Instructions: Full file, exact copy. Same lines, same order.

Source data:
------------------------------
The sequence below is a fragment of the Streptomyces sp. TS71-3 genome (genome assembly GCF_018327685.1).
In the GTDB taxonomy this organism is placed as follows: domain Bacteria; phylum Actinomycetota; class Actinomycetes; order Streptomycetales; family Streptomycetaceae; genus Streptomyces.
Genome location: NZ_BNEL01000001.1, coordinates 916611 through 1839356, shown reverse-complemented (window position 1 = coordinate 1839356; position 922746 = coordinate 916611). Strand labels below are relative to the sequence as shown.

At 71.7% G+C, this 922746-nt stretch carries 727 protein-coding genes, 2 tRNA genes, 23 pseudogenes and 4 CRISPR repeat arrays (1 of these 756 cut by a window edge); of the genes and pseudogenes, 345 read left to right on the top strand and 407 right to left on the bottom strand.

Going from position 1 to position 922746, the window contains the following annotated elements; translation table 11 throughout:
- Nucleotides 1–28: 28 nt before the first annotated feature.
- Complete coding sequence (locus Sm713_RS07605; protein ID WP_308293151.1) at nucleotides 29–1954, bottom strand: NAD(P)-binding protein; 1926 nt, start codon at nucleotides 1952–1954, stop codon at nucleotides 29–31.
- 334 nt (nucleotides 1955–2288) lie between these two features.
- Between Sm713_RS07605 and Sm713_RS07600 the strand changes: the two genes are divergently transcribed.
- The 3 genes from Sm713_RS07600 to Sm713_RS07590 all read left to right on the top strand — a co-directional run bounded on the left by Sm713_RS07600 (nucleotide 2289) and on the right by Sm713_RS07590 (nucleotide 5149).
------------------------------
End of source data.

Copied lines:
The sequence below is a fragment of the Streptomyces sp. TS71-3 genome (genome assembly GCF_018327685.1).
In the GTDB taxonomy this organism is placed as follows: domain Bacteria; phylum Actinomycetota; class Actinomycetes; order Streptomycetales; family Streptomycetaceae; genus Streptomyces.
Genome location: NZ_BNEL01000001.1, coordinates 916611 through 1839356, shown reverse-complemented (window position 1 = coordinate 1839356; position 922746 = coordinate 916611). Strand labels below are relative to the sequence as shown.

At 71.7% G+C, this 922746-nt stretch carries 727 protein-coding genes, 2 tRNA genes, 23 pseudogenes and 4 CRISPR repeat arrays (1 of these 756 cut by a window edge); of the genes and pseudogenes, 345 read left to right on the top strand and 407 right to left on the bottom strand.

Going from position 1 to position 922746, the window contains the following annotated elements; translation table 11 throughout:
- Nucleotides 1–28: 28 nt before the first annotated feature.
- Complete coding sequence (locus Sm713_RS07605; protein ID WP_308293151.1) at nucleotides 29–1954, bottom strand: NAD(P)-binding protein; 1926 nt, start codon at nucleotides 1952–1954, stop codon at nucleotides 29–31.
- 334 nt (nucleotides 1955–2288) lie between these two features.
- Between Sm713_RS07605 and Sm713_RS07600 the strand changes: the two genes are divergently transcribed.
- The 3 genes from Sm713_RS07600 to Sm713_RS07590 all read left to right on the top strand — a co-directional run bounded on the left by Sm713_RS07600 (nucleotide 2289) and on the right by Sm713_RS07590 (nucleotide 5149).